Not too long ago, the nation was experiencing a nursing shortage. The American Academy of Nursing conducted a study and identified "Forces of Magnetism," characteristics shared by health care organizations that continued attract and retain nurses in great numbers. Ultimately, these became the basis for the Magnet Recognition Program. "Magnet is the ultimate seal of approval in this industry," said Dionne Dixon of Hackensack University Medical Center. "As a recruiting tool, the seal lets nurses know they will be working alongside the best in their field."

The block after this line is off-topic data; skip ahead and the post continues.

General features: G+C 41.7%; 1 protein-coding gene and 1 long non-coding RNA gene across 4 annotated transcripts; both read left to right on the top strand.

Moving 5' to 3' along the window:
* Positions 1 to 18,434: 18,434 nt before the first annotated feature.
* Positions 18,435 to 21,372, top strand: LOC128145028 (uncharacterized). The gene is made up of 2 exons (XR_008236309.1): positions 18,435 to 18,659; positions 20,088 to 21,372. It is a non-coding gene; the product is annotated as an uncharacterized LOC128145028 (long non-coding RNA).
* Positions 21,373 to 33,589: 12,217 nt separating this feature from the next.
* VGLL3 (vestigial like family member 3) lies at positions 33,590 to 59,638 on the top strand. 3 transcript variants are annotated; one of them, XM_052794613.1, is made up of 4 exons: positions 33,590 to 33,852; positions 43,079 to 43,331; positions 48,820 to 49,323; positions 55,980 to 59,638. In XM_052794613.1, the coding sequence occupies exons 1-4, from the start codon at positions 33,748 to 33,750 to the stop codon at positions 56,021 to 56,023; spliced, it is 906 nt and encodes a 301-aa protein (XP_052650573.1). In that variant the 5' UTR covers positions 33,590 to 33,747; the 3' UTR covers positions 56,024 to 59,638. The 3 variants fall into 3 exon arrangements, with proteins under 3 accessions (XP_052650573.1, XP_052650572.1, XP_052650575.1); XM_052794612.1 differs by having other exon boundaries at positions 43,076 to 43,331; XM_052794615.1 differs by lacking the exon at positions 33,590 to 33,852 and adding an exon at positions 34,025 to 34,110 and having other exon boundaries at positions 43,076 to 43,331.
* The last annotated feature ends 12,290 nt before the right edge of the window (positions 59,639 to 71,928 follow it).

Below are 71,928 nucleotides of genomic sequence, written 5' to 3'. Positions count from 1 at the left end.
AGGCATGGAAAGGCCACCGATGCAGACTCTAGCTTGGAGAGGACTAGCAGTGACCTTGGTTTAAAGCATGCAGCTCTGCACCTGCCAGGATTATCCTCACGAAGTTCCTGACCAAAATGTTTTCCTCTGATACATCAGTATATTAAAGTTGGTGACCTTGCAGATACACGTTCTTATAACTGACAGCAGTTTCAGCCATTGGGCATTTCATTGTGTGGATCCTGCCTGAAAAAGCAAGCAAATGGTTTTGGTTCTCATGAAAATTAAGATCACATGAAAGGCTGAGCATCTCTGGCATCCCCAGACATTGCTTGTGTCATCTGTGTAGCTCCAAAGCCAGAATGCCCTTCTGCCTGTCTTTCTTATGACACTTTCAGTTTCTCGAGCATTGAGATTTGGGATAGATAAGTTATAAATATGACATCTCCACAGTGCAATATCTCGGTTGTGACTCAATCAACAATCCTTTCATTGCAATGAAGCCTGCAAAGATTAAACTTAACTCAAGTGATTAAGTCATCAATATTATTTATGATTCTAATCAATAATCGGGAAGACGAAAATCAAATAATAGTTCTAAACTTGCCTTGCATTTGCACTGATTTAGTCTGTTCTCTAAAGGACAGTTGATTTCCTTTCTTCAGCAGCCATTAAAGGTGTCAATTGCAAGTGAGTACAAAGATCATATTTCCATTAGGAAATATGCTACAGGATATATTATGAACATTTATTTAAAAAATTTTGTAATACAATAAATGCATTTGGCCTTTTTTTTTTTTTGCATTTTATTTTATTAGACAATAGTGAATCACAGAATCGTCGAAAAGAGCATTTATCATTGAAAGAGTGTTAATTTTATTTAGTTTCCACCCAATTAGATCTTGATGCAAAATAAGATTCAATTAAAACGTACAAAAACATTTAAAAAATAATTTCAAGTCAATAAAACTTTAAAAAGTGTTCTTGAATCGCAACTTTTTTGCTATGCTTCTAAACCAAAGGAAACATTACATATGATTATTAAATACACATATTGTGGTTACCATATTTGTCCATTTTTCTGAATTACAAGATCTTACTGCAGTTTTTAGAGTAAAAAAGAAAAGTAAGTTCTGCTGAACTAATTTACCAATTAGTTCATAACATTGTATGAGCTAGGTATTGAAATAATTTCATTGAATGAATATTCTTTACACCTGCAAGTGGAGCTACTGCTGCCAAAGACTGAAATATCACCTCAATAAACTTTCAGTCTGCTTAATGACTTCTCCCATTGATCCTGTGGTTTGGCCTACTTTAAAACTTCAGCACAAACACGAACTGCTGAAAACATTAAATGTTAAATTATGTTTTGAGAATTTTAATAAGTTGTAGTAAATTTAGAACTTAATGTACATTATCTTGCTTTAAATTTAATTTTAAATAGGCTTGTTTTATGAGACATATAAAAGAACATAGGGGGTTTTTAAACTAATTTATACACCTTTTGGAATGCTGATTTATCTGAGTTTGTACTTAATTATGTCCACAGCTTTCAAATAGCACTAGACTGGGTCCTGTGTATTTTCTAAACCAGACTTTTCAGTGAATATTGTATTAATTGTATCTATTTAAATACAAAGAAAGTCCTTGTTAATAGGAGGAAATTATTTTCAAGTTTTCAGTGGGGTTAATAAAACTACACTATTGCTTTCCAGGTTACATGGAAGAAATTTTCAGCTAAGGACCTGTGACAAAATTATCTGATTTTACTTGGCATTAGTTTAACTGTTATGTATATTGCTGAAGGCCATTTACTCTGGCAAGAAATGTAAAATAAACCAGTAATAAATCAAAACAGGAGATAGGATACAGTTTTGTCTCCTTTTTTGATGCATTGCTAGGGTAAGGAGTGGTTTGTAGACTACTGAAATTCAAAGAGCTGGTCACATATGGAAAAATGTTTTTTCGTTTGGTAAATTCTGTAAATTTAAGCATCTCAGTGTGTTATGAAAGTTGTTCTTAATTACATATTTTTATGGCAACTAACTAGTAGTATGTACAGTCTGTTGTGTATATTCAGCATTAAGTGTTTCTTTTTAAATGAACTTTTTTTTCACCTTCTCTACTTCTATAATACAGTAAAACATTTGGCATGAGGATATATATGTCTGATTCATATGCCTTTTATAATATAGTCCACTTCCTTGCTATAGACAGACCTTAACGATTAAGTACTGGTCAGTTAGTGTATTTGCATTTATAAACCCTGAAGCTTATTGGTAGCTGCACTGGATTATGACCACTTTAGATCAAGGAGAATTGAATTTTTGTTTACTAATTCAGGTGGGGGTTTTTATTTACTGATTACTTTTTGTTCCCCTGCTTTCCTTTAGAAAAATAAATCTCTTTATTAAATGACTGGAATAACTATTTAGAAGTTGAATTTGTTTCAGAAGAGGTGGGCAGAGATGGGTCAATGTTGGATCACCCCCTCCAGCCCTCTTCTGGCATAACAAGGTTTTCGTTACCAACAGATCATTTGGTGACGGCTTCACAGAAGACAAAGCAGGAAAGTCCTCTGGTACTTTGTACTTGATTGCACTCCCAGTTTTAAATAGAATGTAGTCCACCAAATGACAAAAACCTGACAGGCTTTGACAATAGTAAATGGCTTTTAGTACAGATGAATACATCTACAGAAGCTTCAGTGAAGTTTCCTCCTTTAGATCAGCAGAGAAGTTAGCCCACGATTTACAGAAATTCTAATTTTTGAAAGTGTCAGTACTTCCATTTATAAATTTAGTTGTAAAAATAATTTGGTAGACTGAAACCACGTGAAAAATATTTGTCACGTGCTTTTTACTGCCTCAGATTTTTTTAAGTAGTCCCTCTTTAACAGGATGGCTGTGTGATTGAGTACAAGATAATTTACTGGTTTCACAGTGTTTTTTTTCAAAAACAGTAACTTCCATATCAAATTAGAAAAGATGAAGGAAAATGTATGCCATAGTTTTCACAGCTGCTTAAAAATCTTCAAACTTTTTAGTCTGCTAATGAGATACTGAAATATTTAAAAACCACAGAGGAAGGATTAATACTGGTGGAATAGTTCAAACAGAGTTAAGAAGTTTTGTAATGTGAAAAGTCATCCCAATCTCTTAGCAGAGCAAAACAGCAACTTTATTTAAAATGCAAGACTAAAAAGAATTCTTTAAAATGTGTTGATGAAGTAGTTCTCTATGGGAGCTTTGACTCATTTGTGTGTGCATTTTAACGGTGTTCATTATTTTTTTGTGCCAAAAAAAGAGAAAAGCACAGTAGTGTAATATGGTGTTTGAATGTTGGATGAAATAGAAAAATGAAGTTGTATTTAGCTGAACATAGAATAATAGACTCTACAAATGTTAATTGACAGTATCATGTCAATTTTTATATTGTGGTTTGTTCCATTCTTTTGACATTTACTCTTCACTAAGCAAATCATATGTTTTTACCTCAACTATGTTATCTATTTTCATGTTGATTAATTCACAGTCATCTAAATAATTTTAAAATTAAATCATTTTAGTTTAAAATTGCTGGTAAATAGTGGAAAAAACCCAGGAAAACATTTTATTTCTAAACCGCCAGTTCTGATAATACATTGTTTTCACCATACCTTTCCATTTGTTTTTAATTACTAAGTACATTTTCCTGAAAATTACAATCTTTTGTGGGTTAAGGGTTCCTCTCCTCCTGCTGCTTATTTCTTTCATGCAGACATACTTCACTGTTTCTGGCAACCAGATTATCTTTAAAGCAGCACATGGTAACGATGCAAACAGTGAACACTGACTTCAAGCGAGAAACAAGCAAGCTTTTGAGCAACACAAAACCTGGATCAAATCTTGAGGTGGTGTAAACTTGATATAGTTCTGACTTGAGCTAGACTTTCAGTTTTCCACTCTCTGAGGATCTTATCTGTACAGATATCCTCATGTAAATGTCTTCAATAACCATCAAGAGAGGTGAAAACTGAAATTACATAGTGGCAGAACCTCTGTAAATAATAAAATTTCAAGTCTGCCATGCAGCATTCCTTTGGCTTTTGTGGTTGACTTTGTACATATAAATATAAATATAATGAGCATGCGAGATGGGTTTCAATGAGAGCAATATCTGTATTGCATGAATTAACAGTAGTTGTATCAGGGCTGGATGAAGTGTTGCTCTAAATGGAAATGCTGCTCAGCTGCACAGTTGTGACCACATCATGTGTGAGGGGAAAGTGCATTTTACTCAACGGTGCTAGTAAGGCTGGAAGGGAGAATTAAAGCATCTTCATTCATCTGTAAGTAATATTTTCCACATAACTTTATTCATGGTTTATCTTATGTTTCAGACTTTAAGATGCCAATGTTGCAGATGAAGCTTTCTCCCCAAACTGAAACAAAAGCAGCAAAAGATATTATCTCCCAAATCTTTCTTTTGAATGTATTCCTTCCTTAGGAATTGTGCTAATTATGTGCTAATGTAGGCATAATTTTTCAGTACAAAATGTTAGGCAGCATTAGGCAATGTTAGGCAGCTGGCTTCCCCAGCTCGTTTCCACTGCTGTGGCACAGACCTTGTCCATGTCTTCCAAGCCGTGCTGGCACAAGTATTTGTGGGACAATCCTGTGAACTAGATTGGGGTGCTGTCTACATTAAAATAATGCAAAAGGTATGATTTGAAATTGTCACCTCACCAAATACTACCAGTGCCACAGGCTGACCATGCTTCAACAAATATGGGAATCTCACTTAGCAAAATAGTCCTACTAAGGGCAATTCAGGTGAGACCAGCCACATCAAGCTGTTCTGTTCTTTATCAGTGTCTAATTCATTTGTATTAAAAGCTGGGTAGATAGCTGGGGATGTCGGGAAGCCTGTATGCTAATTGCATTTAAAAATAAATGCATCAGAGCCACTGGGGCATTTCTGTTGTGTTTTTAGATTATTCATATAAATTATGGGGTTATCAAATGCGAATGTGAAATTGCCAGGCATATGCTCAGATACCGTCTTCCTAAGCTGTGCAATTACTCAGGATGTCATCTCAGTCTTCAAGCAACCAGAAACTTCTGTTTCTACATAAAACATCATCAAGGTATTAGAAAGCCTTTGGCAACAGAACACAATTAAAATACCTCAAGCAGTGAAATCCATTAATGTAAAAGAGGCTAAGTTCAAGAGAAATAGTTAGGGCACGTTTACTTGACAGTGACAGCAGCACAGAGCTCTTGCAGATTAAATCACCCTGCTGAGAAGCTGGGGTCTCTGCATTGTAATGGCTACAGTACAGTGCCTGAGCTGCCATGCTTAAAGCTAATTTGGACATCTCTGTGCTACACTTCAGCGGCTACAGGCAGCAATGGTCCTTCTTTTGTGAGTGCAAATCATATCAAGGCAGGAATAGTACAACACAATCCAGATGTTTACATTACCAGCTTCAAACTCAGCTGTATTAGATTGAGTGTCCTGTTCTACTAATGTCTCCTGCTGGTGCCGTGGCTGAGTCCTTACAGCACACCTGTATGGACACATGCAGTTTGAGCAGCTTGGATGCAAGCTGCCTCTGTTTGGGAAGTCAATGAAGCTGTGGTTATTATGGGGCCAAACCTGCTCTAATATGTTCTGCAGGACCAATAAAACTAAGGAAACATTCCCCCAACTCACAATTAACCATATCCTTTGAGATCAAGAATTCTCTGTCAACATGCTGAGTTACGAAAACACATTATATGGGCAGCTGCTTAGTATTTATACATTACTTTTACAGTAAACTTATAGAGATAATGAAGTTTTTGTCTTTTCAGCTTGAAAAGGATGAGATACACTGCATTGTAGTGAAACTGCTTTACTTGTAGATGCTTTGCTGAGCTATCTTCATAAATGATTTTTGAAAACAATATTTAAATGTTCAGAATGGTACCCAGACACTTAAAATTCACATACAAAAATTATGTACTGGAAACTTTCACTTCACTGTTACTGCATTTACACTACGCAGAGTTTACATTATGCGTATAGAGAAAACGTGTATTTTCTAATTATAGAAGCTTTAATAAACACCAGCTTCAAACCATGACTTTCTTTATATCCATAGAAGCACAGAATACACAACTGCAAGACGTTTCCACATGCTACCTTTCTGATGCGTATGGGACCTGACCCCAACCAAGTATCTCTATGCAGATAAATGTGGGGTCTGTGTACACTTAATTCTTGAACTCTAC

In 2011, the Magnet program made revisions, aligning its criteria with IOM recommendations for a larger proportion of BSN nurses. By 2020, hospitals seeking Magnet status will need to ensure that 80% of their nurses hold at least a BSN. HackensackUMC needed approximately 400 nurses to earn a BSN, and the hospital wasn't naive to these barriers. They formed a partnership with EdAssist, a provider of tuition assistance management services. EdAssist assessed HackensackUMC's existing tuition assistance program and revised it to ensure its use as a highly strategic tool: it would not only support the medical center's mission of having its current nursing staff obtain BSN degrees, but align the academic progression of its adult learners to their current and future skill gaps long-term.